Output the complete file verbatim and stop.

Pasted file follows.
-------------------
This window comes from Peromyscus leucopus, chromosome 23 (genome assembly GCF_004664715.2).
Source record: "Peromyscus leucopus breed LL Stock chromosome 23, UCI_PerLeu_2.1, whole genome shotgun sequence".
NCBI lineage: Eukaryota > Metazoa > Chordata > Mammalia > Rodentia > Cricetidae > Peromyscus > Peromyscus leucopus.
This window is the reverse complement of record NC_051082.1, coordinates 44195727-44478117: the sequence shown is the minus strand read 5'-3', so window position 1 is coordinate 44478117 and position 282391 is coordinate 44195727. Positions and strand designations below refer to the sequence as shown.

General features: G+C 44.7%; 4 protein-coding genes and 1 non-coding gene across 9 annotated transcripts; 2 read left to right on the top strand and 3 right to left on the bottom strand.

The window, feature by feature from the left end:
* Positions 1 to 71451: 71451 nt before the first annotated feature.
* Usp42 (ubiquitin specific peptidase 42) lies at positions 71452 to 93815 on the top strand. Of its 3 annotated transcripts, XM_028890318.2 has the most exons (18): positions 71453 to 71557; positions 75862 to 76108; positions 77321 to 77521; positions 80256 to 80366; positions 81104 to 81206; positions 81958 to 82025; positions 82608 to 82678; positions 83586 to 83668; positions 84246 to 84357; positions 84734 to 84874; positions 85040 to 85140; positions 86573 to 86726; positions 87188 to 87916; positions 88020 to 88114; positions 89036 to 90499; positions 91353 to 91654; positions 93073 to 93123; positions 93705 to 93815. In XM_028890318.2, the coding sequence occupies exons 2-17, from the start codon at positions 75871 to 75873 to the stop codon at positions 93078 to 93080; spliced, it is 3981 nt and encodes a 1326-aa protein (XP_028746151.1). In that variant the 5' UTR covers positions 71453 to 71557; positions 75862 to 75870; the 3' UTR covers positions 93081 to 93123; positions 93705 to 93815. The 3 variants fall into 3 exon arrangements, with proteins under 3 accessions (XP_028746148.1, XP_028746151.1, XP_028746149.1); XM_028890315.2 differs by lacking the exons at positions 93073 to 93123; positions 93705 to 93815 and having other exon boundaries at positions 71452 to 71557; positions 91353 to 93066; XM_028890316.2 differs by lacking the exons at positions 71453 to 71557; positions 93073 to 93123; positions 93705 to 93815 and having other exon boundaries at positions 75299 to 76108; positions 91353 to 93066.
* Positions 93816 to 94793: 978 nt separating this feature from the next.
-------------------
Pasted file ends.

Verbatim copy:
This window comes from Peromyscus leucopus, chromosome 23 (genome assembly GCF_004664715.2).
Source record: "Peromyscus leucopus breed LL Stock chromosome 23, UCI_PerLeu_2.1, whole genome shotgun sequence".
NCBI lineage: Eukaryota > Metazoa > Chordata > Mammalia > Rodentia > Cricetidae > Peromyscus > Peromyscus leucopus.
This window is the reverse complement of record NC_051082.1, coordinates 44195727-44478117: the sequence shown is the minus strand read 5'-3', so window position 1 is coordinate 44478117 and position 282391 is coordinate 44195727. Positions and strand designations below refer to the sequence as shown.

General features: G+C 44.7%; 4 protein-coding genes and 1 non-coding gene across 9 annotated transcripts; 2 read left to right on the top strand and 3 right to left on the bottom strand.

The window, feature by feature from the left end:
* Positions 1 to 71451: 71451 nt before the first annotated feature.
* Usp42 (ubiquitin specific peptidase 42) lies at positions 71452 to 93815 on the top strand. Of its 3 annotated transcripts, XM_028890318.2 has the most exons (18): positions 71453 to 71557; positions 75862 to 76108; positions 77321 to 77521; positions 80256 to 80366; positions 81104 to 81206; positions 81958 to 82025; positions 82608 to 82678; positions 83586 to 83668; positions 84246 to 84357; positions 84734 to 84874; positions 85040 to 85140; positions 86573 to 86726; positions 87188 to 87916; positions 88020 to 88114; positions 89036 to 90499; positions 91353 to 91654; positions 93073 to 93123; positions 93705 to 93815. In XM_028890318.2, the coding sequence occupies exons 2-17, from the start codon at positions 75871 to 75873 to the stop codon at positions 93078 to 93080; spliced, it is 3981 nt and encodes a 1326-aa protein (XP_028746151.1). In that variant the 5' UTR covers positions 71453 to 71557; positions 75862 to 75870; the 3' UTR covers positions 93081 to 93123; positions 93705 to 93815. The 3 variants fall into 3 exon arrangements, with proteins under 3 accessions (XP_028746148.1, XP_028746151.1, XP_028746149.1); XM_028890315.2 differs by lacking the exons at positions 93073 to 93123; positions 93705 to 93815 and having other exon boundaries at positions 71452 to 71557; positions 91353 to 93066; XM_028890316.2 differs by lacking the exons at positions 71453 to 71557; positions 93073 to 93123; positions 93705 to 93815 and having other exon boundaries at positions 75299 to 76108; positions 91353 to 93066.
* Positions 93816 to 94793: 978 nt separating this feature from the next.